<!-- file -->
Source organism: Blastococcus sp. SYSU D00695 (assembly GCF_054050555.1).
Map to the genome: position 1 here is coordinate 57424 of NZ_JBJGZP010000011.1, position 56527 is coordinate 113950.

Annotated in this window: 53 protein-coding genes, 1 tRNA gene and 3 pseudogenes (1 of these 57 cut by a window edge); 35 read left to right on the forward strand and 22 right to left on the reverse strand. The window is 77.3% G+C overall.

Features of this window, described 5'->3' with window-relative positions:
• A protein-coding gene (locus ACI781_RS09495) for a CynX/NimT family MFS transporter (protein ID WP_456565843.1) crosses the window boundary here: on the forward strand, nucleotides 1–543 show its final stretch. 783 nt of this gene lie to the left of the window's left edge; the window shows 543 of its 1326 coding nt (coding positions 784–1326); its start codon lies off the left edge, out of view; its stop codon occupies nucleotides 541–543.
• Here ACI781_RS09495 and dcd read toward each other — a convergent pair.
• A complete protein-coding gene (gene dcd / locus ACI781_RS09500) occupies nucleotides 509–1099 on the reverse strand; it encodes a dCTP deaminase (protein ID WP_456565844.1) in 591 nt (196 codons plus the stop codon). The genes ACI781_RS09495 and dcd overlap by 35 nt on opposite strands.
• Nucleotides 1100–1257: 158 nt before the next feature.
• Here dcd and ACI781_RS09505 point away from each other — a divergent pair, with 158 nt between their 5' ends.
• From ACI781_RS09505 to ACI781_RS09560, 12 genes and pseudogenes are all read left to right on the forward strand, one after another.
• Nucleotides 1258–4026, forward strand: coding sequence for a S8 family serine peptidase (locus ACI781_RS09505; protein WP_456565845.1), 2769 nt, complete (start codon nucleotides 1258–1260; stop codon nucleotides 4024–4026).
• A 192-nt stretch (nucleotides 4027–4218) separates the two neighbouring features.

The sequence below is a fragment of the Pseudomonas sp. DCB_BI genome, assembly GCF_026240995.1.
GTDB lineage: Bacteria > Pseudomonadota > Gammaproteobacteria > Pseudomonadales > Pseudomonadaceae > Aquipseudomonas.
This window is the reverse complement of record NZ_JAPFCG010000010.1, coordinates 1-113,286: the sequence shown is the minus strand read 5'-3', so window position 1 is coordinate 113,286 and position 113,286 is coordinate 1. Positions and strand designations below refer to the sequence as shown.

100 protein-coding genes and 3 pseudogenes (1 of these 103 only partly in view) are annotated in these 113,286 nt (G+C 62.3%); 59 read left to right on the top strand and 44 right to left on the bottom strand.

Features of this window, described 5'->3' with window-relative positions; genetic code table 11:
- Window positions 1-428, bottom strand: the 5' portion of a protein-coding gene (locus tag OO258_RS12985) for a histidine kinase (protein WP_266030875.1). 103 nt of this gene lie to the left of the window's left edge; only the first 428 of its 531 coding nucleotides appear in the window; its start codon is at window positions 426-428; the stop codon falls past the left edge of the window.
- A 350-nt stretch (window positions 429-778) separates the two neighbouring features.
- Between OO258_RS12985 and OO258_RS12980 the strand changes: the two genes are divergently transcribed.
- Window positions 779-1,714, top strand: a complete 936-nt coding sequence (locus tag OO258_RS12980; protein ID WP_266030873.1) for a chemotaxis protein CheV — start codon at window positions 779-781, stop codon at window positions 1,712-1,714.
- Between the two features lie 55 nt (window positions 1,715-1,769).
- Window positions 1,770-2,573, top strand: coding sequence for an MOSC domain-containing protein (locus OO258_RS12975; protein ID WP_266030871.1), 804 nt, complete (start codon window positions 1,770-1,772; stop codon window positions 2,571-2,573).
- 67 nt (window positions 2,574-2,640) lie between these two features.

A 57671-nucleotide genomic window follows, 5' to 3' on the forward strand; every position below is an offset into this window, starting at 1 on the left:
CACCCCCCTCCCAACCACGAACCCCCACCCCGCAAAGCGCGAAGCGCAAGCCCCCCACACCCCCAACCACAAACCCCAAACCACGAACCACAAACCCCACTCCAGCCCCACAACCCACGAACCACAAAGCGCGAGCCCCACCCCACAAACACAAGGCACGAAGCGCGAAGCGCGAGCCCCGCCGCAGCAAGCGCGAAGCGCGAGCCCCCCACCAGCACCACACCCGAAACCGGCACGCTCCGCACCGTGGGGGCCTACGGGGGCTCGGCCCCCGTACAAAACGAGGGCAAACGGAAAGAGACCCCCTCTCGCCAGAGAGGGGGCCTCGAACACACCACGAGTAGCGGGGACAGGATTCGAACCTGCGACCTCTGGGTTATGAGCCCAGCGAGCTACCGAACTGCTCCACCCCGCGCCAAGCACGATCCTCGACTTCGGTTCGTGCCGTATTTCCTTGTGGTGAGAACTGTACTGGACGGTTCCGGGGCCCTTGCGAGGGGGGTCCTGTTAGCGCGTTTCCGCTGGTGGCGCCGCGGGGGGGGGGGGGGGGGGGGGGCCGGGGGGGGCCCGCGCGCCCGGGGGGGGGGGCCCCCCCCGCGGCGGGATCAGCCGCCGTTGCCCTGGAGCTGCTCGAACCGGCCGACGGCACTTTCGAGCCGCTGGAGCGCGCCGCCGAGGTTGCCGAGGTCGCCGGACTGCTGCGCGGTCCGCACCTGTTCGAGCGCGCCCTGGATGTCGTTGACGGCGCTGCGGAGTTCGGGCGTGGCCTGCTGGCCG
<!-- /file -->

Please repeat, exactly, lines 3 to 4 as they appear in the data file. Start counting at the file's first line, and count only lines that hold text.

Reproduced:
Annotated in this window: 53 protein-coding genes, 1 tRNA gene and 3 pseudogenes (1 of these 57 cut by a window edge); 35 read left to right on the forward strand and 22 right to left on the reverse strand. The window is 77.3% G+C overall.

Features of this window, described 5'->3' with window-relative positions: